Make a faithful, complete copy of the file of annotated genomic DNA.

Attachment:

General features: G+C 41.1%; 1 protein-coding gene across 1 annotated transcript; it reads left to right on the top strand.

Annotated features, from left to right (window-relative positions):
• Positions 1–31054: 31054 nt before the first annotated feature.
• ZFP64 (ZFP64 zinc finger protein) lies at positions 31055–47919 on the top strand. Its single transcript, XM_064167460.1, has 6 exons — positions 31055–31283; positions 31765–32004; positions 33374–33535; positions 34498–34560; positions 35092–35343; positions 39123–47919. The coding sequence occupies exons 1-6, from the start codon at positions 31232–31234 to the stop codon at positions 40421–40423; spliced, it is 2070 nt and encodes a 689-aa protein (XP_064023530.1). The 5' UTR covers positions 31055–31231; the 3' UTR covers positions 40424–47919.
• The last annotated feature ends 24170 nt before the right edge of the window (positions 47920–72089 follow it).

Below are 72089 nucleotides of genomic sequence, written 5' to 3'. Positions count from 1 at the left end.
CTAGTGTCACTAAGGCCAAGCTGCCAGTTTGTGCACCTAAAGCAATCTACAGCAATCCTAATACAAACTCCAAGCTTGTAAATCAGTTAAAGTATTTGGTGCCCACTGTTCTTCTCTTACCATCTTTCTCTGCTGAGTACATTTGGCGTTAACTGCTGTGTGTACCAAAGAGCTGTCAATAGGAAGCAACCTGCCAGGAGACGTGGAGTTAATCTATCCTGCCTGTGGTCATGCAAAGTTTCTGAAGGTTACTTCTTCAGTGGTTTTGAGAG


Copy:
General features: G+C 41.1%; 1 protein-coding gene across 1 annotated transcript; it reads left to right on the top strand.

Annotated features, from left to right (window-relative positions):
• Positions 1–31054: 31054 nt before the first annotated feature.
• ZFP64 (ZFP64 zinc finger protein) lies at positions 31055–47919 on the top strand. Its single transcript, XM_064167460.1, has 6 exons — positions 31055–31283; positions 31765–32004; positions 33374–33535; positions 34498–34560; positions 35092–35343; positions 39123–47919. The coding sequence occupies exons 1-6, from the start codon at positions 31232–31234 to the stop codon at positions 40421–40423; spliced, it is 2070 nt and encodes a 689-aa protein (XP_064023530.1). The 5' UTR covers positions 31055–31231; the 3' UTR covers positions 40424–47919.
• The last annotated feature ends 24170 nt before the right edge of the window (positions 47920–72089 follow it).

Below are 72089 nucleotides of genomic sequence, written 5' to 3'. Positions count from 1 at the left end.
CTAGTGTCACTAAGGCCAAGCTGCCAGTTTGTGCACCTAAAGCAATCTACAGCAATCCTAATACAAACTCCAAGCTTGTAAATCAGTTAAAGTATTTGGTGCCCACTGTTCTTCTCTTACCATCTTTCTCTGCTGAGTACATTTGGCGTTAACTGCTGTGTGTACCAAAGAGCTGTCAATAGGAAGCAACCTGCCAGGAGACGTGGAGTTAATCTATCCTGCCTGTGGTCATGCAAAGTTTCTGAAGGTTACTTCTTCAGTGGTTTTGAGAG